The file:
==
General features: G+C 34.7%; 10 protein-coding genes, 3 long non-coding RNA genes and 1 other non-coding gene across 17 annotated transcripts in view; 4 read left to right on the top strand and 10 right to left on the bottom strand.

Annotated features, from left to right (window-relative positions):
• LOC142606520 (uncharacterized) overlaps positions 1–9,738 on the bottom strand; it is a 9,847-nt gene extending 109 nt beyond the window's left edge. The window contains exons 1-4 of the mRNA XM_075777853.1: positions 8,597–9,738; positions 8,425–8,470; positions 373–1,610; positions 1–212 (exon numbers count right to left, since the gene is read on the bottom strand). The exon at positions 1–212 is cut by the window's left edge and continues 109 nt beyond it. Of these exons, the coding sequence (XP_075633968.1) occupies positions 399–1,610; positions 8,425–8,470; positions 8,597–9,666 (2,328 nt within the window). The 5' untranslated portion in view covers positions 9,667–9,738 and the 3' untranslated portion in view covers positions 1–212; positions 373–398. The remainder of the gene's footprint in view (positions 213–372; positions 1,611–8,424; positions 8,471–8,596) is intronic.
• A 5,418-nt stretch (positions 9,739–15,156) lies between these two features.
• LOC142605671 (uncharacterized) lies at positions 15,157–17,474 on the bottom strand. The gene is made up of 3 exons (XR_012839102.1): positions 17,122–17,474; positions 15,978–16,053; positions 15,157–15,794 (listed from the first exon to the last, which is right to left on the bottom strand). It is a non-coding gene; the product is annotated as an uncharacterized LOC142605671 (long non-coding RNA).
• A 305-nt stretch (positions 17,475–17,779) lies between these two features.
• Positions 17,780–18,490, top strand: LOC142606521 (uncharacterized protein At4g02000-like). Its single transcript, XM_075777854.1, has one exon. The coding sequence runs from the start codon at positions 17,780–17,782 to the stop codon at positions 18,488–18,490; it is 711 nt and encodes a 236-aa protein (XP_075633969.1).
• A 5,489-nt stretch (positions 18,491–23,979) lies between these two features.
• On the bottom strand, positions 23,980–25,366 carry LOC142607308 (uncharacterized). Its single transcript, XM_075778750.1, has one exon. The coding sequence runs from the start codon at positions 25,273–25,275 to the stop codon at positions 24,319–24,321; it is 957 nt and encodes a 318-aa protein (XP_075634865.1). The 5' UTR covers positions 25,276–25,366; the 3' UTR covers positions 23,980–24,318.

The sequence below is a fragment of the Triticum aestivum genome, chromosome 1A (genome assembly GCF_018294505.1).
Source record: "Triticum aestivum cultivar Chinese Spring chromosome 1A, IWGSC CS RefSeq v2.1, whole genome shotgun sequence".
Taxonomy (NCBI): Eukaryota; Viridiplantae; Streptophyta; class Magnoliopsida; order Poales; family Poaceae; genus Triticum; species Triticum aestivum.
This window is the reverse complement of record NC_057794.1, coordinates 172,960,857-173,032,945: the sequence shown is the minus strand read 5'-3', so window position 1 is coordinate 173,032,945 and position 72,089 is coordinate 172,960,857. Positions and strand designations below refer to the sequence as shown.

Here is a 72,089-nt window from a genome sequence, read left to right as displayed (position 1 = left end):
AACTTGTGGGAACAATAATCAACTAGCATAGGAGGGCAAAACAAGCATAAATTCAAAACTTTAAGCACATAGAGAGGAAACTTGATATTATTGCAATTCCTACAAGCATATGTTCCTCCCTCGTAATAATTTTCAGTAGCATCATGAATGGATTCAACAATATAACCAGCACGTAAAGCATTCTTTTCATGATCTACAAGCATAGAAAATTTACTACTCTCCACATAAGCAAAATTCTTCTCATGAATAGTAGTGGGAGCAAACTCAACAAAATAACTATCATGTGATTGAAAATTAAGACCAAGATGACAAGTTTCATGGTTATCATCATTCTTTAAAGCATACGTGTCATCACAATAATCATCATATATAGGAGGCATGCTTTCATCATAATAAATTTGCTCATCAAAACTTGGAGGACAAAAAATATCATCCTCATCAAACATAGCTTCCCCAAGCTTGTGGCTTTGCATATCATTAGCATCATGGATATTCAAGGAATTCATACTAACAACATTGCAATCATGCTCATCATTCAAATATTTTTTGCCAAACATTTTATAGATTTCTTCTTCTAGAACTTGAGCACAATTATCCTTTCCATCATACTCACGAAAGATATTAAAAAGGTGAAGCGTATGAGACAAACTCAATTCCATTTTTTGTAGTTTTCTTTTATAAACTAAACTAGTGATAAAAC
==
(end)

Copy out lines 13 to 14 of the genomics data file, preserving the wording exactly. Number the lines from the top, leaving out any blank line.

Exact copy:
This window is the reverse complement of record NC_057794.1, coordinates 172,960,857-173,032,945: the sequence shown is the minus strand read 5'-3', so window position 1 is coordinate 173,032,945 and position 72,089 is coordinate 172,960,857. Positions and strand designations below refer to the sequence as shown.

Here is a 72,089-nt window from a genome sequence, read left to right as displayed (position 1 = left end):